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Nebraska housing advocates fear continued evictions could increase homelessness, disease

A couple of attorneys chatted about the pandemic. A few dozen defendants sat in rows of chairs, maintaining distance where they could.

Then Judge Grant Forsberg entered the courtroom, adding another body to the room of 40-plus people.

The coronavirus and crowd limits be damned — eviction court was about to begin.

Even under ordinary circumstances, eviction from one’s home can pose financial, emotional and health threats to people struggling to make ends meet. Add in a global pandemic, with directives to stay home and avoid others, and the challenges compound.

After one man Friday quietly relayed to Forsberg the circumstances that had prevented him from paying rent on his apartment near 72nd Street and Interstate 80, the judge summarized the law in a way that illustrated how narrow the margin is for many tenants.

“If you owe one penny, then a landlord has the right to make you move,” Forsberg said.

Similar scenes in Courtroom 20 at the Omaha-Douglas Civic Center play out four days a week. Housing advocates have counted more than 4,800 evictions annually since 2011 in Douglas County.

Over two dozen local advocacy groups have signed a letter asking Nebraska courts and elected officials in Omaha to suspend eviction and debt-collection proceedings in the wake of a public health crisis that’s creating an economic one. Some other states and municipalities have already done so. Iowa Gov. Kim Reynolds on Friday announced a temporary suspension of some evictions in certain circumstances.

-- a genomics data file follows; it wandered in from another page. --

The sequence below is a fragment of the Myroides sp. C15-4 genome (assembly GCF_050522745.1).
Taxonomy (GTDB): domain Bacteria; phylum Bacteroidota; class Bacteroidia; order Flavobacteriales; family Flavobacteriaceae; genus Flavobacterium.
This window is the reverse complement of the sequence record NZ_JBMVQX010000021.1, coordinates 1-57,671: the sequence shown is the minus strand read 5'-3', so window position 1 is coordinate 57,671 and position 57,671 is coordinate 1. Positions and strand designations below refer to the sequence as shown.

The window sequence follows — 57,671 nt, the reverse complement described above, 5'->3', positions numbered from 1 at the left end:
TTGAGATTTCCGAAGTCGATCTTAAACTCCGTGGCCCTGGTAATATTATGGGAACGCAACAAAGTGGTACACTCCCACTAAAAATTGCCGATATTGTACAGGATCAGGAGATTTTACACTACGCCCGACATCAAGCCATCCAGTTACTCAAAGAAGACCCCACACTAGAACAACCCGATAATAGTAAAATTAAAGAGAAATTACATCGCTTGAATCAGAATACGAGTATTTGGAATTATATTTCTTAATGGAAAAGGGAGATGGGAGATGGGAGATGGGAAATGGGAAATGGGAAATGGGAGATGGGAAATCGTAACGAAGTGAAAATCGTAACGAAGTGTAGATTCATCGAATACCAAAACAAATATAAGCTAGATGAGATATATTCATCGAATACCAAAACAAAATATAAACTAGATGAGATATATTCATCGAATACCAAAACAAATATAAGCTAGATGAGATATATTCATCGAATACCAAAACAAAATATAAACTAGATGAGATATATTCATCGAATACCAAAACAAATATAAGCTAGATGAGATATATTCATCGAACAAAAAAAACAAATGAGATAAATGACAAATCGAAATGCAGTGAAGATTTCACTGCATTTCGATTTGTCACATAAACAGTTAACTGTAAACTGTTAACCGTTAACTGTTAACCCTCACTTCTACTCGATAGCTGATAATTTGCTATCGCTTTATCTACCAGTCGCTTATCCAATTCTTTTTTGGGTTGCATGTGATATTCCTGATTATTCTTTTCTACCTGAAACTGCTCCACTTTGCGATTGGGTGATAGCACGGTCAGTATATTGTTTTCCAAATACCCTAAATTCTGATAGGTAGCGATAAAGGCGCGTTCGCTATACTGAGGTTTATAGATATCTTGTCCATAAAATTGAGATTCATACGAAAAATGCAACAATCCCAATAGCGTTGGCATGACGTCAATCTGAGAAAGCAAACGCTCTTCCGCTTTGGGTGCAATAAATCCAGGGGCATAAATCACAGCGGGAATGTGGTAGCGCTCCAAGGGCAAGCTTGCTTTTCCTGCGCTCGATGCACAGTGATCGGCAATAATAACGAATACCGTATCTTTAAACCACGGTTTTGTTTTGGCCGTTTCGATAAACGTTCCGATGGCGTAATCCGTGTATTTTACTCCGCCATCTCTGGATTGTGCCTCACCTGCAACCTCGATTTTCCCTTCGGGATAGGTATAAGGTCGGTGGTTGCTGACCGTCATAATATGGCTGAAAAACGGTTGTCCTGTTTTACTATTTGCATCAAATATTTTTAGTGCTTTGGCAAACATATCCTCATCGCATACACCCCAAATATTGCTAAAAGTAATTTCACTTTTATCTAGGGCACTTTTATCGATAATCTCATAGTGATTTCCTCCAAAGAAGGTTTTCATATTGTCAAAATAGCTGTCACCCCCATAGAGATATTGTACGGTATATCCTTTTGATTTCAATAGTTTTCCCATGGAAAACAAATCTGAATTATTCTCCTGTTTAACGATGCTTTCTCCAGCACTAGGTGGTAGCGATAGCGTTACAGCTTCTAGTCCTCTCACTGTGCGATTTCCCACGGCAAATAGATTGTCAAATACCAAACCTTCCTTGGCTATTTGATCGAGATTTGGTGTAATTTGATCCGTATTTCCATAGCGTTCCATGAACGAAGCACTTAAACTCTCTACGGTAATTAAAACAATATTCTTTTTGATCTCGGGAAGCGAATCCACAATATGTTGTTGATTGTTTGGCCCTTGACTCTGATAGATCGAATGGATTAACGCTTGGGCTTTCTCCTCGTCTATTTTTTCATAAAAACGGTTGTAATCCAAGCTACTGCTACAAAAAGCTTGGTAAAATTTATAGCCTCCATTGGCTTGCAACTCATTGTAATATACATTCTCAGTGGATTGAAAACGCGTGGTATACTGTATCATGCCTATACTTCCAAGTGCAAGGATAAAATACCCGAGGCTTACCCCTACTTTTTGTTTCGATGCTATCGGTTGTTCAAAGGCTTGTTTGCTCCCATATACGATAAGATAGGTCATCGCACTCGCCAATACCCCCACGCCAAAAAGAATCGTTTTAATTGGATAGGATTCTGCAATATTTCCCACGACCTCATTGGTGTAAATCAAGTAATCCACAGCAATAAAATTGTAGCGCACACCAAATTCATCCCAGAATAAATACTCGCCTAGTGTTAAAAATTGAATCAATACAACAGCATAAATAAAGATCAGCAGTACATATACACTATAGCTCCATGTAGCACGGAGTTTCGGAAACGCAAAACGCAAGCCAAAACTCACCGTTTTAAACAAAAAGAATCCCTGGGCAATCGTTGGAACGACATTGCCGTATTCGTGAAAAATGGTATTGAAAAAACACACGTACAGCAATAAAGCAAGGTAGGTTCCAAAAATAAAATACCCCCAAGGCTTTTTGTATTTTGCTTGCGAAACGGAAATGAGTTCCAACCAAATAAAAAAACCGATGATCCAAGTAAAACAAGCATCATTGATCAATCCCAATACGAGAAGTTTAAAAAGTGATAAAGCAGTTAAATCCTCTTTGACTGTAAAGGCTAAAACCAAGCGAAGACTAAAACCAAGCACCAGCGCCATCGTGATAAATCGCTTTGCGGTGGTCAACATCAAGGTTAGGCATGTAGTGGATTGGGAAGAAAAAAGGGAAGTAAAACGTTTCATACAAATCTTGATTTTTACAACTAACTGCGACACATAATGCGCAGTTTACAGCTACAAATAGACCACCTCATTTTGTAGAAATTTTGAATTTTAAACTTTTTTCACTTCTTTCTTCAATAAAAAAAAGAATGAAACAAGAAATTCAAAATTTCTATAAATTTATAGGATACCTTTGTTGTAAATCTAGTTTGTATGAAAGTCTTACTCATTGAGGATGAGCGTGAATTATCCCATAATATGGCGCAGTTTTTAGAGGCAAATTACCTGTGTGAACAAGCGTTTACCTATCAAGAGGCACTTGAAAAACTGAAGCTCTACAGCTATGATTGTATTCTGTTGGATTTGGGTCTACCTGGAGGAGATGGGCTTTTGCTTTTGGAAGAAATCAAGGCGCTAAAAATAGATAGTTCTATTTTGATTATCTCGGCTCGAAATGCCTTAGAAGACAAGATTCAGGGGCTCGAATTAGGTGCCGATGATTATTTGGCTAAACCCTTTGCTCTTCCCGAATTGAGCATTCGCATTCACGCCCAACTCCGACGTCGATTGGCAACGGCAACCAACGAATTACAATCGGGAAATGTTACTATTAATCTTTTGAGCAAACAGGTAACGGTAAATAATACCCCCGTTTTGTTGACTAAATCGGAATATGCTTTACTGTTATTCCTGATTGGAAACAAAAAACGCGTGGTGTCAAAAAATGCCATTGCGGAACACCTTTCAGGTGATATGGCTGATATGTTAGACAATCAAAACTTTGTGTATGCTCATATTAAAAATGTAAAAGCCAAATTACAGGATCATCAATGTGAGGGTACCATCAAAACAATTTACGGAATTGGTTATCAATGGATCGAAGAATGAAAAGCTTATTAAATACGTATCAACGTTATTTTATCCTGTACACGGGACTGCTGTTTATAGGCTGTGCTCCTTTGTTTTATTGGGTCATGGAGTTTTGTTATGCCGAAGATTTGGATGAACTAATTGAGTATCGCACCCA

By Friday afternoon, no Nebraska governmental authority had stepped in to offer clear guidance on evictions.

Gov. Pete Ricketts said his office is reviewing who has the power to stop evictions. Omaha City Attorney Paul Kratz said the City Charter does not give Mayor Jean Stothert the power to halt such proceedings.

Organizations that represent low-income tenants and debtors say it’s up to Nebraska Supreme Court Chief Justice Mike Heavican to halt eviction and debt collection court proceedings statewide.


Ron Murtaugh, the Judicial Administrator for Douglas County Court, screens people before they can enter a courtroom at the Douglas County Courthouse. Only defendants and witnesses were allowed inside after Gov. Pete Ricketts called for public gatherings to be limited to 10 or fewer people on Monday to slow the spread of the novel coronavirus.

State Court Administrator Corey Steel has said local courts have authority to say which types of hearings need to happen and which do not. Steel said that Heavican is unlikely to issue a blanket order, but will convene a meeting of attorneys from both sides of the issue to work on alternatives to evictions.

In the meantime, Ricketts said, he hoped that during a public health emergency, “when we are going through so much disruption,” that landlords would not evict anyone.

“Look folks, we’ve got to help our neighbors out,” he said during a Friday press conference. “We’re all going through a lot of tough times, a lot of uncertainty ... so do the right thing.”

Relying on the generosity of landlords didn’t pan out for one man whose case went before Forsberg on Friday. The man said he had through the weekend to gather his belongings from his apartment. Then, if he couldn’t find someone to stay with, he’d consider a shelter for the homeless.

But the man has underlying health conditions — COPD and chronic emphysema — so going to a shelter right now “scares the hell” out of him, he said.

The federal government is narrowly suspending evictions and foreclosures through April. The suspension applies only to homeowners with mortgages insured by the Federal Housing Administration.

The Omaha Housing Authority, the largest public housing entity in the state, has temporarily stopped evicting people for not paying rent. The agency received guidance from the U.S. Department of Housing and Urban Development encouraging housing authorities to temporarily halt evictions, CEO Joanie Poore said.

Last week, the Metro Omaha Property Owners Association, which represents more than 450 landlords, asked its members to reduce rents by 10% for April and sent a sample letter landlords could use that said, “we know our community is stressed out.”